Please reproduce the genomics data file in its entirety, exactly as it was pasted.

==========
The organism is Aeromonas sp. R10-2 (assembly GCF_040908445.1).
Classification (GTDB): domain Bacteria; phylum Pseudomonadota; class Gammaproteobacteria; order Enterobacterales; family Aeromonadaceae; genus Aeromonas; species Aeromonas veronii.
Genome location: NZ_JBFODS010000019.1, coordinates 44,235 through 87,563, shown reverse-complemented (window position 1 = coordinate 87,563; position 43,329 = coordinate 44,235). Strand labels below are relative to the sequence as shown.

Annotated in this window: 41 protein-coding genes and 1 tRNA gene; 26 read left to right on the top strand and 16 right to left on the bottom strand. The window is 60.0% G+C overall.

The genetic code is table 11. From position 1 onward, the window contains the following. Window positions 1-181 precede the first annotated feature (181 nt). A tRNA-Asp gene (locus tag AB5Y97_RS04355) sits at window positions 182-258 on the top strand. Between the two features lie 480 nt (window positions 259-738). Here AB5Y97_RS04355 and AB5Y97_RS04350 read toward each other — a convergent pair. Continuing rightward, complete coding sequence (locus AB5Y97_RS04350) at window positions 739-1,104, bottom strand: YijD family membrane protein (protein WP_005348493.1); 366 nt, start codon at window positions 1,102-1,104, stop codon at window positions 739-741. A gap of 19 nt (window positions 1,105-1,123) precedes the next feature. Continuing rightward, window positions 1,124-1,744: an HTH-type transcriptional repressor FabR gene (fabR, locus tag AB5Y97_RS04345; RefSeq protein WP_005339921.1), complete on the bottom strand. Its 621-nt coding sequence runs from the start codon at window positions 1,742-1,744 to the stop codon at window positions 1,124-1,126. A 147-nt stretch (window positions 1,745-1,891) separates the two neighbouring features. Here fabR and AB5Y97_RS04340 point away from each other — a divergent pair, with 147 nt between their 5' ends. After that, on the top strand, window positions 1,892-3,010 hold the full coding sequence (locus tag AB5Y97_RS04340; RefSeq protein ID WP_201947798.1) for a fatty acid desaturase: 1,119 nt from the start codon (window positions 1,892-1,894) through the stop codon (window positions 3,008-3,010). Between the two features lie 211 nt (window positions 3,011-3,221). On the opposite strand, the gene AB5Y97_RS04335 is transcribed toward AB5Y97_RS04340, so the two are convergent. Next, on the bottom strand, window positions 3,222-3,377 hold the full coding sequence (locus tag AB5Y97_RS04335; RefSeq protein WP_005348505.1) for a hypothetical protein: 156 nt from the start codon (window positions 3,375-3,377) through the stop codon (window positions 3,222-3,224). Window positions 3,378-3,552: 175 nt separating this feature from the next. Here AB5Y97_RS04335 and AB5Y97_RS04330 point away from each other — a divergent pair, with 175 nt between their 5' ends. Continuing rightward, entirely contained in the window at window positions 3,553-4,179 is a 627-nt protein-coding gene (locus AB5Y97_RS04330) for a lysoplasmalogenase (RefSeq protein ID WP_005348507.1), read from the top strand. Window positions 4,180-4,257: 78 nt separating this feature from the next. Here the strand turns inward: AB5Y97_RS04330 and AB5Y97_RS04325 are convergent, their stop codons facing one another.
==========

The organism is Aeromonas sp. R10-2 (assembly GCF_040908445.1).
Classification (GTDB): domain Bacteria; phylum Pseudomonadota; class Gammaproteobacteria; order Enterobacterales; family Aeromonadaceae; genus Aeromonas; species Aeromonas veronii.
Genome location: NZ_JBFODS010000019.1, coordinates 44,235 through 87,563, shown reverse-complemented (window position 1 = coordinate 87,563; position 43,329 = coordinate 44,235). Strand labels below are relative to the sequence as shown.

Annotated in this window: 41 protein-coding genes and 1 tRNA gene; 26 read left to right on the top strand and 16 right to left on the bottom strand. The window is 60.0% G+C overall.

The genetic code is table 11. From position 1 onward, the window contains the following. Window positions 1-181 precede the first annotated feature (181 nt). A tRNA-Asp gene (locus tag AB5Y97_RS04355) sits at window positions 182-258 on the top strand. Between the two features lie 480 nt (window positions 259-738). Here AB5Y97_RS04355 and AB5Y97_RS04350 read toward each other — a convergent pair. Continuing rightward, complete coding sequence (locus AB5Y97_RS04350) at window positions 739-1,104, bottom strand: YijD family membrane protein (protein WP_005348493.1); 366 nt, start codon at window positions 1,102-1,104, stop codon at window positions 739-741. A gap of 19 nt (window positions 1,105-1,123) precedes the next feature. Continuing rightward, window positions 1,124-1,744: an HTH-type transcriptional repressor FabR gene (fabR, locus tag AB5Y97_RS04345; RefSeq protein WP_005339921.1), complete on the bottom strand. Its 621-nt coding sequence runs from the start codon at window positions 1,742-1,744 to the stop codon at window positions 1,124-1,126. A 147-nt stretch (window positions 1,745-1,891) separates the two neighbouring features. Here fabR and AB5Y97_RS04340 point away from each other — a divergent pair, with 147 nt between their 5' ends. After that, on the top strand, window positions 1,892-3,010 hold the full coding sequence (locus tag AB5Y97_RS04340; RefSeq protein ID WP_201947798.1) for a fatty acid desaturase: 1,119 nt from the start codon (window positions 1,892-1,894) through the stop codon (window positions 3,008-3,010). Between the two features lie 211 nt (window positions 3,011-3,221). On the opposite strand, the gene AB5Y97_RS04335 is transcribed toward AB5Y97_RS04340, so the two are convergent. Next, on the bottom strand, window positions 3,222-3,377 hold the full coding sequence (locus tag AB5Y97_RS04335; RefSeq protein WP_005348505.1) for a hypothetical protein: 156 nt from the start codon (window positions 3,375-3,377) through the stop codon (window positions 3,222-3,224). Window positions 3,378-3,552: 175 nt separating this feature from the next. Here AB5Y97_RS04335 and AB5Y97_RS04330 point away from each other — a divergent pair, with 175 nt between their 5' ends. Continuing rightward, entirely contained in the window at window positions 3,553-4,179 is a 627-nt protein-coding gene (locus AB5Y97_RS04330) for a lysoplasmalogenase (RefSeq protein ID WP_005348507.1), read from the top strand. Window positions 4,180-4,257: 78 nt separating this feature from the next. Here the strand turns inward: AB5Y97_RS04330 and AB5Y97_RS04325 are convergent, their stop codons facing one another.